The City appointed independent investigator Michael Bromwich to audit and assess the Houston Police Department Crime Lab. Bromwich says his final report shows there was an almost total lack of quality control in the lab prior to 2003.
"We found that there was a lack of support and a lack of resources to the lab in general and for serology and DNA in particular. We found that, at that time this is all pre-2003, there was ineffective management and the highest levels of the lab and in the key section of DNA and serology."
The report says the lab was almost completely isolated from the rest of HPD and from the outside world. Bromwich and his team of investigators also examined the current state of the reopened lab. HPD recently received national accreditation after significant overhauls in staff, facilities and equipment. Bromwich says it's important to note HPD made enormous strides and the new lab bears little resemblance to the one of the past.
"Our most significant concern is that the increased funding and attention that have been experienced by the crime lab over the last three and a half years will diminish over time. That the investment of resources that is so vital to keeping the lab functioning at the level that the citizens of Houston have a right to expect -- that that will flag over time."
Houston Mayor Bill White joined HPD Chief Harold Hurtt with a response to the final recommendations of the report. White says the department can't neglect the work that goes on outside the public eye.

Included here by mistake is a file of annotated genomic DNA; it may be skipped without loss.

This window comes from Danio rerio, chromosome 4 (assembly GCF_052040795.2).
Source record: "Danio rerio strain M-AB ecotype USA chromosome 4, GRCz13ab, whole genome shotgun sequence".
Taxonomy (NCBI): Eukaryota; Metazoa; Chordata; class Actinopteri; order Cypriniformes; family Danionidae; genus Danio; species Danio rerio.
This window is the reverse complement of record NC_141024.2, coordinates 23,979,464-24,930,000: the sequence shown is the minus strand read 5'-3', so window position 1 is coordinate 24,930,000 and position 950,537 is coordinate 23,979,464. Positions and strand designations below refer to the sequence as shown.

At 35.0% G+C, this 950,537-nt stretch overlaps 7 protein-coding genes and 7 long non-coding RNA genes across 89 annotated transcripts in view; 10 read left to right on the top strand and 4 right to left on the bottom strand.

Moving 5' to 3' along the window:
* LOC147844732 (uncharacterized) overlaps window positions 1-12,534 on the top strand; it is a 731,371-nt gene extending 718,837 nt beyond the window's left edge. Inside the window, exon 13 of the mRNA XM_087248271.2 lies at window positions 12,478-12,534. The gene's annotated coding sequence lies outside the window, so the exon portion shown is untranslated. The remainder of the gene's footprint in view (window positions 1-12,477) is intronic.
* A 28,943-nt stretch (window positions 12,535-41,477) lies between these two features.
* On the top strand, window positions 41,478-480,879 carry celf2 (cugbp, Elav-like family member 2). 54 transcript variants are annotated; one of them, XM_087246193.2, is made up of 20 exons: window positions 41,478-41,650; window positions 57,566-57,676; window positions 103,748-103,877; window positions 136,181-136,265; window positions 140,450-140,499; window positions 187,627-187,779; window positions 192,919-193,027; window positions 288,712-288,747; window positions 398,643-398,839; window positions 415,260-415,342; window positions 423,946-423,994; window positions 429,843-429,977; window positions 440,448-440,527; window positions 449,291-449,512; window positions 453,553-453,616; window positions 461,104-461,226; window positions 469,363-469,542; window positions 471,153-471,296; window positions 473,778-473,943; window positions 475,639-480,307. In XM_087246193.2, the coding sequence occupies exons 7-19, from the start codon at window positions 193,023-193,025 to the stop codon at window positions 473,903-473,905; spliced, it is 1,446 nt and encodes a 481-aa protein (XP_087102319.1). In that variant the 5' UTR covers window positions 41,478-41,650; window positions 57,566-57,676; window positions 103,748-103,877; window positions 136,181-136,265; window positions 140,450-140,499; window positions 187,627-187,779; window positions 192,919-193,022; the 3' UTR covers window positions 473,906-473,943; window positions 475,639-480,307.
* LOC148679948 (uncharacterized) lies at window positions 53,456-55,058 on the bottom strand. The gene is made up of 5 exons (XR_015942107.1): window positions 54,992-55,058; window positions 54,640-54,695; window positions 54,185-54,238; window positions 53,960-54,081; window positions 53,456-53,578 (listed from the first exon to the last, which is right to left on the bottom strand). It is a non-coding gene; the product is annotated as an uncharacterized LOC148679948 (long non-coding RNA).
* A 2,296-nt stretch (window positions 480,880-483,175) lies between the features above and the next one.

"The final paragraph of the conclusion expresses a hope by the independent investigator that the lessons not be lost and we not short-change the crime lab in the future. We won't."
White says in the future HPD should consider publishing a breakdown of the budget so the public can see how much money is being dedicated to the lab. Another recommendation was for the department to hire a special master to oversee about 180 serology cases that still need to be reviewed. HPD Chief Harold Hurtt says he doesn't think that's necessary.
"We think that with our work within the Houston Police Department, the DA's office as well as the courts including the appelate courts, we're able to look at what cases that are necessary and feel comfortable that we have had the correct procedure."
District Attorney Chuck Rosenthal says his office is already examining those 180 cases to see if there is any indication of wrongful conviction. He could not say how many of those cases might have to be retested. Laurie Johnson, Houston Public Radio News.